Martz's Confidence in WRs is Curious

While it is fair to say that the Chicago Bears aren't as bad at wide receiver as some might think, when offensive coordinator Mike Martz referred to them as a "terrific group," that raised some eyebrows.

Offensive coordinator Mike Martz knows one thing for sure about the 2010 Bears: The young wide receivers will make an impact.

For the most part, it's an inexperienced group, long on potential and game-breaking speed but, so far, short on consistent production. Martz believes that will change this season.

"I love our receivers," Martz said at the conclusion of last weekend's rookie minicamp at Halas Hall. "I think that our receiver corps will be the strength of this team. You can put that in granite. I can promise you that one. There's not very many things I would say are un-retractable, but that one is pretty strong. This will be the strength of this football team. That's a terrific group."

And that's a pretty strong endorsement for a group that has never had a member catch more than 57 passes in a season, accumulate more than 757 receiving yards or score more than five receiving touchdowns.

As recently as one year ago, the group of Devin Hester (the old man of the group at 27), Earl Bennett (23), Johnny Knox (23) and Devin Aromashodu (25) had a total of had a total of nine NFL starts.

But Bennett emerged as a 54-catch, 717-yard receiver last season after not catching a single pass as a rookie in 2008. Knox, a lightly regarded fifth-round pick from Abilene Christian, caught 45 passes for 527 yards and five touchdowns. Hester was on pace for a 1,000-yard season and, despite a late-season swoon, still finished with career bests of 57 catches and 757 yards. Aromashodu didn't get much of a chance until the final month of the season, but he responded with 20 catches for 282 yards and four touchdowns in the final four games.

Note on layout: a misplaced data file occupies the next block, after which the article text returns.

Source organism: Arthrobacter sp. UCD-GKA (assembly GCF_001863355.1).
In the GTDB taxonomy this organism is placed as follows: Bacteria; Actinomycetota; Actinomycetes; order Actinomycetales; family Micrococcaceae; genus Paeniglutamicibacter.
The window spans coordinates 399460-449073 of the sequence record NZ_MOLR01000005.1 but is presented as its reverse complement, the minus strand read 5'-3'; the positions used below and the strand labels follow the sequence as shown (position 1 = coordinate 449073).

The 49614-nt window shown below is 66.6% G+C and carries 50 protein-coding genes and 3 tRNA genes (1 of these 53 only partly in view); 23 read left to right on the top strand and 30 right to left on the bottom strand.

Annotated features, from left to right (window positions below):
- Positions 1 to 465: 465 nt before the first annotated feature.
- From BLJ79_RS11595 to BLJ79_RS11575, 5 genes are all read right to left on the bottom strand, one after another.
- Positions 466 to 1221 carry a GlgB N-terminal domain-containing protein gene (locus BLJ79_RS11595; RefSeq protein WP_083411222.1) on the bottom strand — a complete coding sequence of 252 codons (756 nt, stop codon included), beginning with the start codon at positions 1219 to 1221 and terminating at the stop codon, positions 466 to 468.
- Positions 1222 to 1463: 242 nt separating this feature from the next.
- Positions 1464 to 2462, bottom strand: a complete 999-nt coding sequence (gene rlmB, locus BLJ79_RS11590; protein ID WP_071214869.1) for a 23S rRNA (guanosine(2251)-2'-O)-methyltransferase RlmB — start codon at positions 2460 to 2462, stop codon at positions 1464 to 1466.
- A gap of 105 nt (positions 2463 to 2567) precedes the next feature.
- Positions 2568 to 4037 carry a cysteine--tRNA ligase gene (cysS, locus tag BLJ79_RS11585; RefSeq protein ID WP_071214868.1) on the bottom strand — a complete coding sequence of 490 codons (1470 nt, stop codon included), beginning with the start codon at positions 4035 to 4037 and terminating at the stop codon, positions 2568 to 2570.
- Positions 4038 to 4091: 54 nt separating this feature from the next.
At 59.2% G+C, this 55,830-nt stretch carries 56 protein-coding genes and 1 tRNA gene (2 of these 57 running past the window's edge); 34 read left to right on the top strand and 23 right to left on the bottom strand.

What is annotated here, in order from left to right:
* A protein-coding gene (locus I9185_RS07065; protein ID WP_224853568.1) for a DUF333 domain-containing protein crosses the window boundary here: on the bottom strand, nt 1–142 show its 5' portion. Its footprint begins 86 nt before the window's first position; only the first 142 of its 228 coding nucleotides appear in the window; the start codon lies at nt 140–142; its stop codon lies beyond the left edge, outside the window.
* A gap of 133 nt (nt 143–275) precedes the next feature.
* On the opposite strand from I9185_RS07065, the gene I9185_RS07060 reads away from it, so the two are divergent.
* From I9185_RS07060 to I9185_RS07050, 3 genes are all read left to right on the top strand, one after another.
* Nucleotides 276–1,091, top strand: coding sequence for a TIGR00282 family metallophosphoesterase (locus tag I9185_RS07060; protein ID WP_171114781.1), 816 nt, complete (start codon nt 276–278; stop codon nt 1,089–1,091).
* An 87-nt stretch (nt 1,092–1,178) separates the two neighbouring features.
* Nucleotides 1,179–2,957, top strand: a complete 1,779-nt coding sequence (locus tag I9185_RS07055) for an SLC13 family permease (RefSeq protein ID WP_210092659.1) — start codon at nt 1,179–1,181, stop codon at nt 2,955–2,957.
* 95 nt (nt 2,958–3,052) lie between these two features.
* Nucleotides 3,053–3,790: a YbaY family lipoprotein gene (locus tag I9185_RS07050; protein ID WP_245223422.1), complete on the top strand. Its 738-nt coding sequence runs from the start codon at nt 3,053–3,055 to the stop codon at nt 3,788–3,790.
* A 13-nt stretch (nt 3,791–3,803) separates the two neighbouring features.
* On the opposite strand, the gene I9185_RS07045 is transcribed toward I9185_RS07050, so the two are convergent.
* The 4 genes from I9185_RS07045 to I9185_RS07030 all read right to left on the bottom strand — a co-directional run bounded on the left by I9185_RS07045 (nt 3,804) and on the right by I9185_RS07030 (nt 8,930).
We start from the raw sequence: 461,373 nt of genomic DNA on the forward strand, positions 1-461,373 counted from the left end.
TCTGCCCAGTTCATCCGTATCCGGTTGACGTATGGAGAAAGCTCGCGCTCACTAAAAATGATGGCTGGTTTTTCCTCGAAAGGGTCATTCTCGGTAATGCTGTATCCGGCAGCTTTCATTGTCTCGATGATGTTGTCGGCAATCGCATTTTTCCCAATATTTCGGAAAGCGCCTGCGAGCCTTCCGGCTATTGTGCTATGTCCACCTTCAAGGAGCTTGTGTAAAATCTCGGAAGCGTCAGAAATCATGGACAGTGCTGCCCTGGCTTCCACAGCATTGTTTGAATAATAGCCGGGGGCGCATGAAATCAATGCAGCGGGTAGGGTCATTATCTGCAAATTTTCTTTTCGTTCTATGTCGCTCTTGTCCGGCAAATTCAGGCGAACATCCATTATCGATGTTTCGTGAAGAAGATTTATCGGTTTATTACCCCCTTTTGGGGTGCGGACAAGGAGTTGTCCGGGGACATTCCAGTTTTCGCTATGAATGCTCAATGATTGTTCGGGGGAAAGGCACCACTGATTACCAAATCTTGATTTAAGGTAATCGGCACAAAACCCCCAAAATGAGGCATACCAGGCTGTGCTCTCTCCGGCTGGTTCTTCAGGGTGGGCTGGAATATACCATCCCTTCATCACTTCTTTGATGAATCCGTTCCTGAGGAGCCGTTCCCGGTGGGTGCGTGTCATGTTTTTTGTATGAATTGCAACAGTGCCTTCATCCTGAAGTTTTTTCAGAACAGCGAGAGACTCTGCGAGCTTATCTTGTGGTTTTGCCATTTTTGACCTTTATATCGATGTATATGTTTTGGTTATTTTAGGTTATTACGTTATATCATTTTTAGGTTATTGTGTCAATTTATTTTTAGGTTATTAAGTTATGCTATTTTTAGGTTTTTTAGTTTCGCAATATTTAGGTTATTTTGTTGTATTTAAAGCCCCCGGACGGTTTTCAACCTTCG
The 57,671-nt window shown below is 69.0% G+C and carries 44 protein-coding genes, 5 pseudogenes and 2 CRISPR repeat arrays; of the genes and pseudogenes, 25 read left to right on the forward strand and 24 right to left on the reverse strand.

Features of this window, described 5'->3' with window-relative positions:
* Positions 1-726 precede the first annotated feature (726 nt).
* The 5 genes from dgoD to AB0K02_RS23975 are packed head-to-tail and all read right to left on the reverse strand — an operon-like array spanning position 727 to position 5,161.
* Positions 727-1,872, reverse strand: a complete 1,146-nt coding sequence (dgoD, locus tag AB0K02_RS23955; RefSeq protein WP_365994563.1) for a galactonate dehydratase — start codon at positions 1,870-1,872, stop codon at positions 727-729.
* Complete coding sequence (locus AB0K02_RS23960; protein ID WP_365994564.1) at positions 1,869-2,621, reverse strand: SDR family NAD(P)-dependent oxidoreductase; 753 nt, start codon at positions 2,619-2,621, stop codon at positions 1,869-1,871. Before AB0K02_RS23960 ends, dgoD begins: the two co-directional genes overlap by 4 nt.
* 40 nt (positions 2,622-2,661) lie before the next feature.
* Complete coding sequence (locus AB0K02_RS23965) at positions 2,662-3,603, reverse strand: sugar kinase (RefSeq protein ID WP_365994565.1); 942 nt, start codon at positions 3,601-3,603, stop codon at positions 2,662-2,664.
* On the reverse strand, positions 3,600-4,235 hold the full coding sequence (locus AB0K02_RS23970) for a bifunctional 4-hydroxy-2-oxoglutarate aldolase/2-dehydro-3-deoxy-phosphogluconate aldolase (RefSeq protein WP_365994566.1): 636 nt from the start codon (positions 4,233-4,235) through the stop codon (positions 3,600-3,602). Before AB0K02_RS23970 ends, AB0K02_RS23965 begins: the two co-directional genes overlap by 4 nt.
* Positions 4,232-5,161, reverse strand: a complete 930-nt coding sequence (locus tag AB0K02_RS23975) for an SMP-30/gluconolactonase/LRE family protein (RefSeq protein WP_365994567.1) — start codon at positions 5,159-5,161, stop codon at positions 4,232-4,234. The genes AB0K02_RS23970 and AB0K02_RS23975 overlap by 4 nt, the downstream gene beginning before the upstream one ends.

The tight end position is a little more uncertain, but more so because of uncertainty about roles than lack of talent.

Former Rams and Chargers tight end Brandon Manumaleuna, the 6-2, 295-pound road grader, was brought in as the extra offensive lineman that Martz needs in his scheme. But talented pass-catching tight end Greg Olsen has become one of the Bears' more potent offensive weapons and Desmond Clark is still a solid two-way performer, more than capable as a blocker and receiver as he enters his 12th season.

But Martz has generally not made the tight end an integral part of his explosive passing attacks, and if Olsen is to remain a factor in the offense, he will have to block. If he can do that, Martz says he will find a way to use him in the offense.

TE Greg Olsen
Getty Images: Andy Lyons

"Good players at any position, you find a way to get them the ball," Martz said. "You take advantage of their strength. This is a system that allows you to bend to what you have. When you get a guy like Greg, he has to get grounded in the running game, obviously. But there are some things we'll do with him that we haven't been able to do before. It's exciting for me because, as a coach, you get the chance to explore some different avenues, plus you can have him on the field where he's almost a third receiver on first down. It's unlimited."

But any tight end in Martz's offense has to be able to block first before he becomes a part of the passing game.